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Product updates and FAQ's

For those of you who are awaiting product, please take time to read through our recent product updates.


What has been the process in reaching a point of our first production run of Sinkhole Gin?

Since the Pozible campaign, our distilling team have been testing and adjusting our recipe as we scale up to the use of our larger production still. Due to the delicate nature of our recipe, this process required a number of trial batches, each with subtle changes to the balance the presence of flavour and aroma produced by our long list of botanicals.


Outside the role of perfecting our recipe in a production scale, we’ve been presented with a range of other challenges, including a break down in the still which put us out of action for an entire week at a pivotal time in the lead up to Christmas.


This delay resulted in only a very small pre-Christmas window to produce our final recipe in full scale, allowing time for the completed product to rest before bottling, but no time for bottles to rest prior to shipping.


What happens to the gin to get it ready for bottling?                                    


Upon completion of distilling, our gin sits at around 90% – 92% alcohol/volume (abv) and rests for a while. This then needs to be diluted with water in order to make it consumable, and for this recipe, we aim for a standard 40% abv.


A small amount of Sinkhole Gin bottles were slightly cloudy on receipt, why is this?


Cloudiness in gin is a result of flavour oils dissolved in ethanol losing stability and splitting at certain stages after being diluted. Often referred to as ‘dilution shock’ the cloudiness is caused by tiny visible bubbles of oil that have separated from the ethanol and is very common when bottling.


This is a very common occurrence in the bottling process and usually clears in a few days.


Due to the timeframes attached to achieving bottling and delivery prior to Christmas, a small number of bottles may still need a little time to settle, something that would have been intensified by vibrations and temperature changes during shipping but if you want to have a taste, go ahead as the cloudiness does not change the flavour.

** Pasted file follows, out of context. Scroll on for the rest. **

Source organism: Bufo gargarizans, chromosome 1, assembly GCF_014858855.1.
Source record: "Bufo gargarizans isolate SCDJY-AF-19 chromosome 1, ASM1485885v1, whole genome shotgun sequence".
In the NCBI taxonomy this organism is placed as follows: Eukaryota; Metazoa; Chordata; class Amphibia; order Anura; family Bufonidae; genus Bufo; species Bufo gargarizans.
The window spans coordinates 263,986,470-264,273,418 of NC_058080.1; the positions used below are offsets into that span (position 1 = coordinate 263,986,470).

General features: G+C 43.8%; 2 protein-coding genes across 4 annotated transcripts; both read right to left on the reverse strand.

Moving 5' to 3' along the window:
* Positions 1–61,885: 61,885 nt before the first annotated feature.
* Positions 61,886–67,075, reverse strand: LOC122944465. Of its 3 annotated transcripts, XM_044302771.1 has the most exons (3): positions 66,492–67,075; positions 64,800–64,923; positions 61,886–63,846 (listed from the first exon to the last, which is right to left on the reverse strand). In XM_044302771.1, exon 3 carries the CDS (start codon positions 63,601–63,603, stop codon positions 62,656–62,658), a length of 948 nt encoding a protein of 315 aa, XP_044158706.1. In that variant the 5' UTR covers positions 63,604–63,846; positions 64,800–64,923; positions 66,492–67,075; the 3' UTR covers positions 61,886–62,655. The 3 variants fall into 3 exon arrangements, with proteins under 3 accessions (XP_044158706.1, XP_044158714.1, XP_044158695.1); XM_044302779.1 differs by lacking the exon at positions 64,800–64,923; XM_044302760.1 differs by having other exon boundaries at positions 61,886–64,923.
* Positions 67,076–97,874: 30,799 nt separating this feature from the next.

As our bottles were settling well and crystal-clear at the time of packing, this was completely unforeseen and will be a focus on our recipe as well as our distilling, diluting and distribution processes to avoid the same outcome in all future shipments.


What can help to fast track the settling process?


We recommend placing your bottle on a shelf in a warm location (perhaps a sunny windowsill) and leaving it for a bit of rest and recuperation until it clears. If you can’t help yourself and want to have a taste before it settles, go right ahead.  


Why don’t we see cloudiness in other bottles of craft gin?


Most certainly, other craft gins experience some degree of cloudiness during a bottling process, each taking different amounts of time to settle, depending on the recipe.


In normal cases, distillers naturally are able to allow more time for the gin to settle – perhaps for a few weeks in the bottle, prior to distribution. This ensures plenty of time for quality control and limits any changes to the bottle during transit.


Will the cloudiness reduce?


It is not unusual for recently diluted gin to become cloudy, and this usually clears within a few days. The ethanol in the bottled gin, at 40% abv, acts as a solvent and over time slowly dissolves the oils, which slowly melt into a stable equilibrium. 


While each gin acts differently, in most cases, the gin will clear in its entirety. In rare cases a slight discolouration may remain.


Does the cloudiness impact on the flavour?                      


Our distilling team have advised cloud will create no detectable difference in flavour. From all reports from those who were unable to hold back, it’s hitting all the right notes.


To be honest, we’re more interested in making sure our product is as beautiful as we envisioned it to be in the bottle.  


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